“Sometimes the snow would blow in on the bed through the cracks, but it was good for us. It kept us healthy and ready to get out and make snowmen and skate on the creek when it was frozen over with ice or track rabbits in the snow.” – Lona Mae Parton Tyson, “Reflections of the Pinnacle”

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We briefly visited Great Smoky Mountains National Park in 2013 on our way to Asheville. Following a scenic drive on the Blue Ridge Parkway, we stopped in at the Oconaluftee Visitor Center, toured the Mountain Farm Museum that serves to preserve the history of the Appalachian way of life, and took a brief ride along Gap Road.

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Knowing that this was just a taste of Great Smoky Mountains we returned for a longer visit two years later. Spending the night in Cherokee, North Carolina, we arrived the following morning at the same visitor center where we found a Ranger to help us plan our visit. In early March, the park was still in the grips of winter. Most of the upper trails were covered in ice, requiring crampons and other gear beyond our current preparation. The roads to Clingmans Dome and Roaring Fork were still closed for the season, but the winter wonderland that blanketed the landscape more than made up for some of the inaccessibility.

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We drove to Mingus Mill that was one of the larger mills in the area in its heyday. We toured the grounds and noted how the water (some of it still currently in ice form) was diverted from the stream into a millrace. The absolute power of the water heading toward the mill is amazing and it’s easy to understand how they were able to grind the corn with ease.

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We drove part of the 33-mile-long Newfound Gap Road up to Newfound Gap where a valley forms between two peaks (5046 feet) and the temperature drops between 10 and 15 degrees compared to temperatures at the visitor center. Typically Newfound Gap Road is temporarily closed 15-20 times each winter.

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When we arrived it was just above freezing and visibility was less than 100 feet. Brrrr! Quickly we jumped out of the truck to snap a picture at the North Carolina/Tennessee State Line, and of the Appalachian Trail, and just as quickly we leaped back into the warmth of the vehicle!

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Fortunate to find patches of clear skies here and there, we were able to glimpse the snow covered mountains if only briefly.

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As we headed down to Sugarlands Visitor Center on the west side we were pleased to find the snow cover disappearing thereby increasing our hiking prospects. We enjoyed the exhibits and took in the movie before embarking on a short 2.6-mile hike to Laurel Falls. One of the most popular waterfalls in the park, water tumbles over a 70-foot ledge.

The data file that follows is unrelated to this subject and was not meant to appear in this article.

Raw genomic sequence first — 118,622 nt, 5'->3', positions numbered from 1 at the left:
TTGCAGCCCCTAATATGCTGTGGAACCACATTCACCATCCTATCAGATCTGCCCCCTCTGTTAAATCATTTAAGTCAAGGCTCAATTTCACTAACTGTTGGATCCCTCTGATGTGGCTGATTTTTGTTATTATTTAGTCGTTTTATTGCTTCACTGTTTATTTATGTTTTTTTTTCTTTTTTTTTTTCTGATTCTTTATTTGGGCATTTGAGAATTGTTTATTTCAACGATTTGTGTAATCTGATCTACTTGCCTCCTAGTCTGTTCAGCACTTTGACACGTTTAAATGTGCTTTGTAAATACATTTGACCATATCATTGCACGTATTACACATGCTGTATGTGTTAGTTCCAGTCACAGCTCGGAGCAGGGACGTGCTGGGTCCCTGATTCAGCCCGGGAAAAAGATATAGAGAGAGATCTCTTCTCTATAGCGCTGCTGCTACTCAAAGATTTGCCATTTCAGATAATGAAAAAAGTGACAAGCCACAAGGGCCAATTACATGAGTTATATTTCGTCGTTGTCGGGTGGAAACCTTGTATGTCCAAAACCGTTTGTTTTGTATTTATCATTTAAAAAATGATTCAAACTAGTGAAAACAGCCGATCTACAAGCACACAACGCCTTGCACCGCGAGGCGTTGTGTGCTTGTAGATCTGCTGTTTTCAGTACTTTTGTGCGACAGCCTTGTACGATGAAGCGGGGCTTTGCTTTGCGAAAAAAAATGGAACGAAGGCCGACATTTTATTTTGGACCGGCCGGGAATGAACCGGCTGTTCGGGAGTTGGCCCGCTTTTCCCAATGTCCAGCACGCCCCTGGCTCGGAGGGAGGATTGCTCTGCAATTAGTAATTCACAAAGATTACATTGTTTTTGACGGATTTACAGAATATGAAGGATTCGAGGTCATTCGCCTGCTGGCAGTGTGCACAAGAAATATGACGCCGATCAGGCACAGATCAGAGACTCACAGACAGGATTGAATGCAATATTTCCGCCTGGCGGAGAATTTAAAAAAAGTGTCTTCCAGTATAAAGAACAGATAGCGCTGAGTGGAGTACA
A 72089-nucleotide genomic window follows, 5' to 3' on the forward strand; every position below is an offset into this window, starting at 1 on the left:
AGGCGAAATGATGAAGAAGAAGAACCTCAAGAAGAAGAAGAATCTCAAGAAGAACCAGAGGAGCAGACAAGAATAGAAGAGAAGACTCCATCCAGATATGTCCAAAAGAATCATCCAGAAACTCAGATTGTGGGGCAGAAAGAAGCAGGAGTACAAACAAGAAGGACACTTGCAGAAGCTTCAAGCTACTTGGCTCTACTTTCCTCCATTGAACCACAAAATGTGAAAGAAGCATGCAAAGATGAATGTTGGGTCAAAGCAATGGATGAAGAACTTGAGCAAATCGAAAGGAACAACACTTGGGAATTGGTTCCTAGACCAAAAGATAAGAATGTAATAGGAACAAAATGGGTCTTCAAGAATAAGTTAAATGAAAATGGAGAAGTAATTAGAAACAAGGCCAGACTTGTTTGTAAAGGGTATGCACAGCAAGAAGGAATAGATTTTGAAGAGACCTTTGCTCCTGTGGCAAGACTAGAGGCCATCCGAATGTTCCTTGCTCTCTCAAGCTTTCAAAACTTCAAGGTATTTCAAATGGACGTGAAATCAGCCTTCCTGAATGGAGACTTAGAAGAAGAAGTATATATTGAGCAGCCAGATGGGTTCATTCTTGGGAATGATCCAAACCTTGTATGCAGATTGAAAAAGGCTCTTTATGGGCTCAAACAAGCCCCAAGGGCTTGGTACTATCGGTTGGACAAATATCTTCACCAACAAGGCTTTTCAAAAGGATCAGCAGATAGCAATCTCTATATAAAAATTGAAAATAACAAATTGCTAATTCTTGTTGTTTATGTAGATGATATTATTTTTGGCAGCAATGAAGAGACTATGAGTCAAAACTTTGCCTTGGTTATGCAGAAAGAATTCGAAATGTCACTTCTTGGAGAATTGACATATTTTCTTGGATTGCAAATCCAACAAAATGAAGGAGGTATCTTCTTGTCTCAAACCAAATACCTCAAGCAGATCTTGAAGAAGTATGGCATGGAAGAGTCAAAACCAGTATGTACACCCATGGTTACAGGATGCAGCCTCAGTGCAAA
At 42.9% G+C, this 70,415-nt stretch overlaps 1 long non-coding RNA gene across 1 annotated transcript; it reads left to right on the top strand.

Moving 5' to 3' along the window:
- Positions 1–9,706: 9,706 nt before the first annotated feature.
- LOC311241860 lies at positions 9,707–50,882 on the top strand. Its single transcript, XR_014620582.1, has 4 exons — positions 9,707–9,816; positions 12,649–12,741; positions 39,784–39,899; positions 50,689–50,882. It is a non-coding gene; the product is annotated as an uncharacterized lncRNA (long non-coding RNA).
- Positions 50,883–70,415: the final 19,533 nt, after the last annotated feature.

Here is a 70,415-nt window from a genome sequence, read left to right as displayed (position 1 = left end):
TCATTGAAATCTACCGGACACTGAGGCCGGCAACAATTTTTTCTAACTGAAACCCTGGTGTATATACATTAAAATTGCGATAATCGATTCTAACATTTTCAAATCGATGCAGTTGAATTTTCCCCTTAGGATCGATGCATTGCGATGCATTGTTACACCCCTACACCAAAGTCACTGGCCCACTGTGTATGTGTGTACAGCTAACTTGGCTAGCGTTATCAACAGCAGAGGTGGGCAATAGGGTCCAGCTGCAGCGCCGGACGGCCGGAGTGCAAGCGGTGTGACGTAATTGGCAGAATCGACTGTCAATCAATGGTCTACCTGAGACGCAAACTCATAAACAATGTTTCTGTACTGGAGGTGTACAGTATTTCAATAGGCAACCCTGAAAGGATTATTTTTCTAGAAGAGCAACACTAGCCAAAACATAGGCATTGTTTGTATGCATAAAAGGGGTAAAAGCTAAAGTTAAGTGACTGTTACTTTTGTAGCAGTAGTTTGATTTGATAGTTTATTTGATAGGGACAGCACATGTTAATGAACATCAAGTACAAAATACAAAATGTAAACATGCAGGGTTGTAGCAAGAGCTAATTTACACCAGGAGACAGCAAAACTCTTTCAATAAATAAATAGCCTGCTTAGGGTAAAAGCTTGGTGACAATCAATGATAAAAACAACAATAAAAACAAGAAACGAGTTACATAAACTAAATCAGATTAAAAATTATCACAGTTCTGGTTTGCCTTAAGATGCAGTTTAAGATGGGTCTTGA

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Even the geese were impressed.

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We then decided to take a drive through Cades Cove along an 11-mile one-way loop road where Appalachian living once thrived. What was farmland we found empty fields. The park service has preserved and restored houses, churches and pioneer homesteads to give the visitor a taste of what was a thriving community back in the day. We spent a few hours taking it all in before heading into Gatlinburg, Tennessee, to spend the night.

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On day two we hiked 5.4 miles to Rainbow Falls. The gradual uphill hike weaves back and forth by a stream and provides plenty of opportunities for pictures along the trail.

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This was a good hike that had us shedding layers of clothing along the way to the 80-foot falls.

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Ramsey Cascades Trail is an 8-mile strenuous hike to the tallest waterfall in the park at 100-feet.

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Having to ford the river in several spots was both challenging and exciting. Parts of the trail were icy and slick and we may or may not have busted our asses on a slick rock almost losing our iPad, iPhones and us to the icy waters. Fortunately, readily available snow lessened a bruised elbow and cooled the egos. Lo and behold there is a sign at the falls warning visitors of deaths. One of the best hikes ever!

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In a national park, sometimes you surprise an animal on the trail. And, sometimes an animal surprises you. This one, in diapers, left us speechless.

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Visited March, 2015

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